The intersection of the Internet of Things and children's toys merited a letter from Sen. Mark Warner (D-Va.) to Federal Trade Commission Chair Edith Ramirez, in which he expressed concern about so-called "smart toys" and mobile apps.

"With the increasing prevalence of connectivity and data processing abilities in children's toys and other household products, consumers must now evaluate and weigh new—and complex—risks to their children's safety and privacy," Sen. Warner wrote.

He cited instances such as dolls that record conversations and store the data in the cloud where it can be accessed by hackers. He also noted, as co-chair of the Senate Cybersecurity Caucus, a data breach that occurred last year where the personal information of an estimated 6.4 million children who played with a VTech smartphone toy was exposed.

When Congress enacted the Children's Online Privacy Protection Act in 1998, legislators "never envisioned" that the legislation would need to be applied to interconnected devices such as baby monitors and stuffed animals, Sen. Warner noted.

"The ever-declining cost of digital storage and Internet connectivity have made it possible to connect an unimaginable range of products and services." "As the Internet of Things expands to include millions of additional devices each day, more and more Internet-connected devices are making their way into children's hands. This steady increase makes our efforts to protect children's data even more imperative."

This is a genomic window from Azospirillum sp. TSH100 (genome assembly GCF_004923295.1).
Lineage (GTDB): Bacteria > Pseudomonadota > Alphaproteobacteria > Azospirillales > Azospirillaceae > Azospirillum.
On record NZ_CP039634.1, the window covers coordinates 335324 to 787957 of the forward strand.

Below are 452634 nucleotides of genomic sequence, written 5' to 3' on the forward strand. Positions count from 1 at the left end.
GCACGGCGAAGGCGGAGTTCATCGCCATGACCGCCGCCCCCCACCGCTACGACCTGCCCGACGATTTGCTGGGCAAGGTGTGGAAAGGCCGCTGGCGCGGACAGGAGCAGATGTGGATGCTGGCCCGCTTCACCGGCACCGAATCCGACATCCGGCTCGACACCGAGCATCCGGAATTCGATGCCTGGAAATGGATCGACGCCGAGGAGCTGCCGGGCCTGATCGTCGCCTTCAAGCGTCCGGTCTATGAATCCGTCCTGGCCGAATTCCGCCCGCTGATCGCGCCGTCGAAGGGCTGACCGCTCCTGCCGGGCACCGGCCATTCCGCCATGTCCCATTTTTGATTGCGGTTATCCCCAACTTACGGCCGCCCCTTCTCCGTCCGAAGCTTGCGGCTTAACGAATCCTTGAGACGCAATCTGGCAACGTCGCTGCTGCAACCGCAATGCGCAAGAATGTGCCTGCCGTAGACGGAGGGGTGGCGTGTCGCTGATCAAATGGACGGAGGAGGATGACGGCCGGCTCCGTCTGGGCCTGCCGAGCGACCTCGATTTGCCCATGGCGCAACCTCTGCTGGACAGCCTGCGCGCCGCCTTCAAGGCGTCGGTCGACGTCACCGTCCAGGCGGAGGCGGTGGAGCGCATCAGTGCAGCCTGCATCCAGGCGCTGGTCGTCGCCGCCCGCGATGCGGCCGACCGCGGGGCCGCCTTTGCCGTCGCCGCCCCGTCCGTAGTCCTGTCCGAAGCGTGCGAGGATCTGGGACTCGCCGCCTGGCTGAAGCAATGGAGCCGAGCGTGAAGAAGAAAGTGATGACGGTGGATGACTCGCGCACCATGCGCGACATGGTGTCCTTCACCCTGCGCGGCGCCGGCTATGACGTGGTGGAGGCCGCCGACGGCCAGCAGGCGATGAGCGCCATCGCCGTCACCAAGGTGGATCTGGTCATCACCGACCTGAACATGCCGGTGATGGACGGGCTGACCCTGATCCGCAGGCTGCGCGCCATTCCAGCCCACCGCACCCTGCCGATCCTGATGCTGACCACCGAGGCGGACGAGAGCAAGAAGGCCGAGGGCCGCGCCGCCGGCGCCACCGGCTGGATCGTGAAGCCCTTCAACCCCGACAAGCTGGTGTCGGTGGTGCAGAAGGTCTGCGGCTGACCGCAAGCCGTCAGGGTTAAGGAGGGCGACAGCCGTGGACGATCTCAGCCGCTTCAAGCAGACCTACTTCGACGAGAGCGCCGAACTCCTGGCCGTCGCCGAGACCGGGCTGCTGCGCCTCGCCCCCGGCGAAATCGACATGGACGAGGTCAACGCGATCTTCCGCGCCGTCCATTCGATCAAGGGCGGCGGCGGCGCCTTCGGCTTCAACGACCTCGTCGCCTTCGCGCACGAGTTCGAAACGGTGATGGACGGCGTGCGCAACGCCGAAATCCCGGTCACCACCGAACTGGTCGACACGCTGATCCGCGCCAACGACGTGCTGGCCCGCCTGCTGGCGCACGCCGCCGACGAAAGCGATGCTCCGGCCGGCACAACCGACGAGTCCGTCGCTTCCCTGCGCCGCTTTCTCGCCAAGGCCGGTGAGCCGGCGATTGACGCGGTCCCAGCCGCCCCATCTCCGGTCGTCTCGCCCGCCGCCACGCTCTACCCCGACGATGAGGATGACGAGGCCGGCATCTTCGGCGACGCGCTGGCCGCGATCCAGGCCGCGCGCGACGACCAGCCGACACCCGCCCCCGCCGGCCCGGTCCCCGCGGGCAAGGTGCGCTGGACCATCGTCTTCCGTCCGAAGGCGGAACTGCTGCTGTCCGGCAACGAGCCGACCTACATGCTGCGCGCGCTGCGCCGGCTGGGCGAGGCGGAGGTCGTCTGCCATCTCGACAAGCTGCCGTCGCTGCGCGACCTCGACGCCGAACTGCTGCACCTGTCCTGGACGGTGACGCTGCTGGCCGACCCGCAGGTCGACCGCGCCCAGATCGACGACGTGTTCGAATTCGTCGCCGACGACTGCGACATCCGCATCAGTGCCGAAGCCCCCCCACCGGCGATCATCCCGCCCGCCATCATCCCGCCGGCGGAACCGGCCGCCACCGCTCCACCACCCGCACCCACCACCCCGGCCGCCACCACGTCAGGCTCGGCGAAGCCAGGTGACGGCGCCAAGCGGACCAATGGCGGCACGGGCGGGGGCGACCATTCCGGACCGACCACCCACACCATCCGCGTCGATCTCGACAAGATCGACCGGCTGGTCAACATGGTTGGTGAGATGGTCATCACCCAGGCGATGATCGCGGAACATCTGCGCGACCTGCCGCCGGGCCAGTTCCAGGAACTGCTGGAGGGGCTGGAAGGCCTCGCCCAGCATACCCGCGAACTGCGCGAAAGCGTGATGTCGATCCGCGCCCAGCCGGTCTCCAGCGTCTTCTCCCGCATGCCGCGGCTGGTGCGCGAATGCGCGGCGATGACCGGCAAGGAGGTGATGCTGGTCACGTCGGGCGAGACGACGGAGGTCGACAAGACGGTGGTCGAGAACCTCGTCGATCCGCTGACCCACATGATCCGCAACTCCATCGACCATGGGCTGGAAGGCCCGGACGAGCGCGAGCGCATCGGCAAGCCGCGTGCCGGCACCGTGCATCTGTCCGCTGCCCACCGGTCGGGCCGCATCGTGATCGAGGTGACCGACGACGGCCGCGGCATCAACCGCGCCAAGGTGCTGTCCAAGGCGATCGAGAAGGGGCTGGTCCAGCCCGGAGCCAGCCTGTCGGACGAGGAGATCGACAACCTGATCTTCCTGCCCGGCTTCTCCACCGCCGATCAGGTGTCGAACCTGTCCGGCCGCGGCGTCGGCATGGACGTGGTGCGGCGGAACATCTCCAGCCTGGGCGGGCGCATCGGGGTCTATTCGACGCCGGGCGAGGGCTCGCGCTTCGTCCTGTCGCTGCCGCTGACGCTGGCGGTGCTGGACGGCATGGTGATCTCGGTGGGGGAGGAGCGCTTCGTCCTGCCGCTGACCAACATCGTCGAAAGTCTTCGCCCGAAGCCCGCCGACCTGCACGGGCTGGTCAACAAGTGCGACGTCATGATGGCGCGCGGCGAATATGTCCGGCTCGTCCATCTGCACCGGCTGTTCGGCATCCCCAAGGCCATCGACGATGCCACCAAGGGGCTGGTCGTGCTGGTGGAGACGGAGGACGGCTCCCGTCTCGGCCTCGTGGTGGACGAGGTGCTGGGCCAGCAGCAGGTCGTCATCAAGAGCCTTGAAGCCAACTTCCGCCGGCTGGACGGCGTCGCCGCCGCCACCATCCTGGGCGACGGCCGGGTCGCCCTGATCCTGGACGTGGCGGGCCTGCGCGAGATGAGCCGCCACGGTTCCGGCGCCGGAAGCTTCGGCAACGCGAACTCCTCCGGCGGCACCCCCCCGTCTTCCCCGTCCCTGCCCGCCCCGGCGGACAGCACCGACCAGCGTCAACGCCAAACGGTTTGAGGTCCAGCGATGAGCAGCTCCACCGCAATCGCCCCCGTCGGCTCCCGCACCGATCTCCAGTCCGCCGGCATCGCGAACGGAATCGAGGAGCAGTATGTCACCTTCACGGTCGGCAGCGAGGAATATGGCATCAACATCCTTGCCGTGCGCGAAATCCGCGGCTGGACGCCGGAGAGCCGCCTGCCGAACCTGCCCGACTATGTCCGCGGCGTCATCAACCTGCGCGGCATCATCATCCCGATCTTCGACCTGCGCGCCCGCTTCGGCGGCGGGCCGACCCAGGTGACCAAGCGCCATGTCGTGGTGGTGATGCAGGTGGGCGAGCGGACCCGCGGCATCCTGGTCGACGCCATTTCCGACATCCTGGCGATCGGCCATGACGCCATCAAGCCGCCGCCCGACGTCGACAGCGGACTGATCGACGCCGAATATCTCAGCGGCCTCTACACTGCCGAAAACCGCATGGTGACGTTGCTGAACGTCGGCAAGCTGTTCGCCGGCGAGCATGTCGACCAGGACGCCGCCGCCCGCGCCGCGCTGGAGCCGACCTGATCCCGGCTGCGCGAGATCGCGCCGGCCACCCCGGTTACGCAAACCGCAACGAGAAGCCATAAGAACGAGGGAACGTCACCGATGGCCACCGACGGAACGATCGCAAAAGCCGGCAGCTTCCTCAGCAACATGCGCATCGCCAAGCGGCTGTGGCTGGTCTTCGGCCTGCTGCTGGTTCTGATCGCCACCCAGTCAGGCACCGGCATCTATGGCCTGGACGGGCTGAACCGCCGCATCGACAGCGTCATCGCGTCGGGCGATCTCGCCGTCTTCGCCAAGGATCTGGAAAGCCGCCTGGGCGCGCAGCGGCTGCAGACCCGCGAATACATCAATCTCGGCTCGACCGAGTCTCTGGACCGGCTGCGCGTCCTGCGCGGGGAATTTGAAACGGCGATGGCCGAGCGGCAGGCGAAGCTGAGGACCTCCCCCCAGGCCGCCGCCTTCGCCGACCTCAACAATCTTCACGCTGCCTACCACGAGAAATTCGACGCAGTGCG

Although the FTC is "already leading the way" on IoT issues, Sen. Warner urged the agency to work with members of Congress to "identify ways that we can better protect our children as technology changes the way they access and use the Internet." To that end, he posed several questions for the Commission.

Does current law provide the FTC with sufficient regulatory authority to protect children in the age of the IoT? And has the agency changed its position that IoT-specific legislation would be premature?

Sen. Warner also asked how the FTC determines if a device, website, or app is directed to children, whether current mechanisms for parental consent are clear and sufficient—particularly in the context of online purchasing—and whether parents have an effective means by which to revoke consent.

To read Sen. Warner's letter to the FTC, click here.

Why it matters: Children are becoming increasingly vulnerable to identity theft and other privacy violations as the number of IoT toys and apps proliferates. While the lawmaker acknowledged that technological innovation can benefit consumers, he encouraged the agency to strengthen its efforts to protect children's personal information.